Now that the engine had found a cozy home, it was time for MX-Tech to do its thing. In MXA’s testing experience, the Service Honda AF’s handling has been an issue. Some bikes and engine combinations are great and some are lackluster. The challenge for MX-Tech was to pull all the pieces together. First, they had to find the right frame geometry. To do this, they used a Merge Link Knuckle that stabilized the rear end without compromising steering; however, the forks were the key ingredient to making real magic. MX-Tech took the CR250 forks and reworked them with their TAC-R system. This ingenious design takes the hyper-progressive nature of air forks and makes them feel like coil-spring forks. Why not just use spring forks? Because air is light. If MX-Tech could get the performance of air to stand toe to toe with coil springs, then air forks would win every time—as you’ll save several pounds. That’s a big difference.
How does MX-Tech make air forks feel like coil-spring forks? They alter the rate at which the volume changes are occurring inside the fork. This is done by adding a high-pressure region in sequence with the main air volume. This creates a more tunable fork with a more linear profile. The system has low-, mid- and high-pressure air adjustments.
All that sounds very technical, but how does it really work? As the fork moves through its stroke, the air pressure inside the fork increases dramatically. If kept contained in the fork legs, the pressure would ramp up rapidly at the end of the stroke and produce an incredibly harsh feel. To stop this from happening, MX-Tech borrows some technology from the 1976 Yamaha Speedo-and-Tach air forks. These long-forgotten air forks used a canister-style fork cap that acted as a second air chamber with a separator piston inside to vary the size of the fork’s air volume. MX-Tech mimicked the concept by designing a new fork cap that extends 80mm into the fork leg. It, like the 1976 fork cap, has a separator piston that moves upward as the pressure rises inside the fork. This changes the air volume in the lower chamber as the separator piston moves. In layman’s terms, you have a dual-stage air fork. It’s ingeniously simple, and it works like a charm.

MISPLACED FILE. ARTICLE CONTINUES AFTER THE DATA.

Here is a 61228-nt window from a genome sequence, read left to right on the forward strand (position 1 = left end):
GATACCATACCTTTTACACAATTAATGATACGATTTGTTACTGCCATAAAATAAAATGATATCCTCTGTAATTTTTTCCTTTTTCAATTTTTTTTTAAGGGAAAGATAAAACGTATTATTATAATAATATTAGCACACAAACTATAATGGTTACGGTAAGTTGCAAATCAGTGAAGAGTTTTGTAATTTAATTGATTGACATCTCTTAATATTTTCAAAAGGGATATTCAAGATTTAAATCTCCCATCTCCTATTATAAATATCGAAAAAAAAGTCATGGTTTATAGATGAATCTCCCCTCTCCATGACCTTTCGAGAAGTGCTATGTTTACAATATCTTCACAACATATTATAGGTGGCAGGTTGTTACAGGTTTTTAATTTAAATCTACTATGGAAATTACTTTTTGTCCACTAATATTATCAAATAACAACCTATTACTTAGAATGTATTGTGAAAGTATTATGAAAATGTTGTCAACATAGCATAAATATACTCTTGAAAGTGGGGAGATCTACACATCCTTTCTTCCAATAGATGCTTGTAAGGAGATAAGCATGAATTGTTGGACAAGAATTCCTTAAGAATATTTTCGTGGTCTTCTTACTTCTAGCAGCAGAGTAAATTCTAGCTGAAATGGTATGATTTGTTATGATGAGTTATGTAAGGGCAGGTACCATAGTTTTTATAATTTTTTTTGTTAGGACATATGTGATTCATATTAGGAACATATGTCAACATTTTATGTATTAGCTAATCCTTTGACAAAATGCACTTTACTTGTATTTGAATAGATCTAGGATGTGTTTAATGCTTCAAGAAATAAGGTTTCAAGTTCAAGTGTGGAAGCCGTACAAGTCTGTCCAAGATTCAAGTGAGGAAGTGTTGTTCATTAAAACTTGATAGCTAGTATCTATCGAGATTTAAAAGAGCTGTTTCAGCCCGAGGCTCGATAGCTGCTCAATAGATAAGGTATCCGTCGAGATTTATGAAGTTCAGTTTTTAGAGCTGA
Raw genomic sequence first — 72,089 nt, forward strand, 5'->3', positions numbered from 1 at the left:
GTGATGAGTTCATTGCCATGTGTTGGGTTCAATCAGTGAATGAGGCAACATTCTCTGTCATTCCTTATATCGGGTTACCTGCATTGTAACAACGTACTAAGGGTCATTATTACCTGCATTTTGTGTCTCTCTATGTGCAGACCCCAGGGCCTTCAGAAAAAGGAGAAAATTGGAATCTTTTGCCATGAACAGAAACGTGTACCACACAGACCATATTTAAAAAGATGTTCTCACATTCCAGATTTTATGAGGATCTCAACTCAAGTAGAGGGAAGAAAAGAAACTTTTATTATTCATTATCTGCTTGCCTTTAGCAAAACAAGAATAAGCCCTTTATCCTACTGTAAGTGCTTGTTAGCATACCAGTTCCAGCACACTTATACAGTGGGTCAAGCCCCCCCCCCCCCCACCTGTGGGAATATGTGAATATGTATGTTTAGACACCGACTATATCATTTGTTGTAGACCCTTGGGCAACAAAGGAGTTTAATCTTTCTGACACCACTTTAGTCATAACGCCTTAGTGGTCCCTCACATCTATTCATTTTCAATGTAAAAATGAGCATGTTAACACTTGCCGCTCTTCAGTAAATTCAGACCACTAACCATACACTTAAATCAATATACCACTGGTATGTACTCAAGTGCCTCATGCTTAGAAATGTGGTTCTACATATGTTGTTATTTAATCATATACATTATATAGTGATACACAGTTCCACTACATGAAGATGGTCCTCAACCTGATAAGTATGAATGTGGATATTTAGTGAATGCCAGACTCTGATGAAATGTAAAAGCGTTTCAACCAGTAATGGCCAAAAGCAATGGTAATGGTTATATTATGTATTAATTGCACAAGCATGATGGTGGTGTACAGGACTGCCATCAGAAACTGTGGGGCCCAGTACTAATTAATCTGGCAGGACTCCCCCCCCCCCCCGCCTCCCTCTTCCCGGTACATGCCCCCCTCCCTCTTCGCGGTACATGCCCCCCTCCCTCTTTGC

The MX-Tech TAC-R system costs $325 and can be installed by anyone who is mechanically inclined. MX-Tech offers how-to videos to guide you through the process, or they will do the job for $500. On top of the TAC-R system, both the front and rear components were re-valved to work in unison. The forks were finished off with Kashima-coated outer tubes and DLC-coated lower tubes to reduce friction. The shock included MX-Tech’s two-way sub-valve-style compression adjuster.
WHAT DID WE REALLY THINK?
Believe it or not, MX-Tech drove all the way from Illinois to SoCal to have the MXA wrecking crew test the 2001 Honda CR250—or is that a 2015 Honda CR250 with a 2001 engine? Either way, we were glad to put our test riders on something as uniquely engineered and suspended as this gem. On the track the MX-Tech CR250 had very little vibration at the handlebars—a sign that HDR’s Pete Payne and Service Honda’s A.J. Waggoner had done their jobs well.
The bike handled with precision and tracked straight as an arrow. The suspension came to life within a few clicks. The top of the stroke was plush and had a very linear feel as we got down in the travel. It had supreme bottoming resistance that we didn’t have to worry about when over-jumping or on hard hits. Of course, the fact that we had three air valves accessed by a special fitting made finding the right settings somewhat confusing, but the ability to fine-tune the complete stroke of the forks by altering the interaction of the main, balance and separator chambers produced an air fork that eliminated the dreaded ramp-up effect of the air pressure’s J-curve.
At first, the 2001 engine was too easy to ride. The test riders didn’t feel that it had the kind of gusto they expected from a fully built 250cc two-stroke. MX-Tech was ready with a map change for the Vortex ignition and an added tooth for the rear sprocket. These simple changes made a world of difference, allowing the engine to pull a higher gear and deliver an exciting midrange hit.
Overall, this bike handled better than most 2017 models on the market today. It has all the modern accoutrements with the cache of an iconic two-stroke engine from a brand that stopped producing smokers a decade ago. Of course, it should be noted that Jeremy Wilkey spent more money on his CR250 than he would have for a brand-new 2017 race bike, but this is more than just a bike; it’s an adventure. It brings back memories of a time gone by without the hassles of vintage iron. If your goal is to have fun, this is a terrific package. MX-Tech and Service Honda did a great job of resurrecting an old warhorse and turning it into something unique and valuable.
Crank Works: www.crankworks.com
FMF Racing: www.fmfracing.com
Heavy Duty Racing: www.heavydutyracing.net
Magik Graphics: www.magiksc.com
MX-Tech Suspension: www.mx-tech.com
Service Honda: www.servicehonda.com
Technix Gear Racing: www.mx-tech.com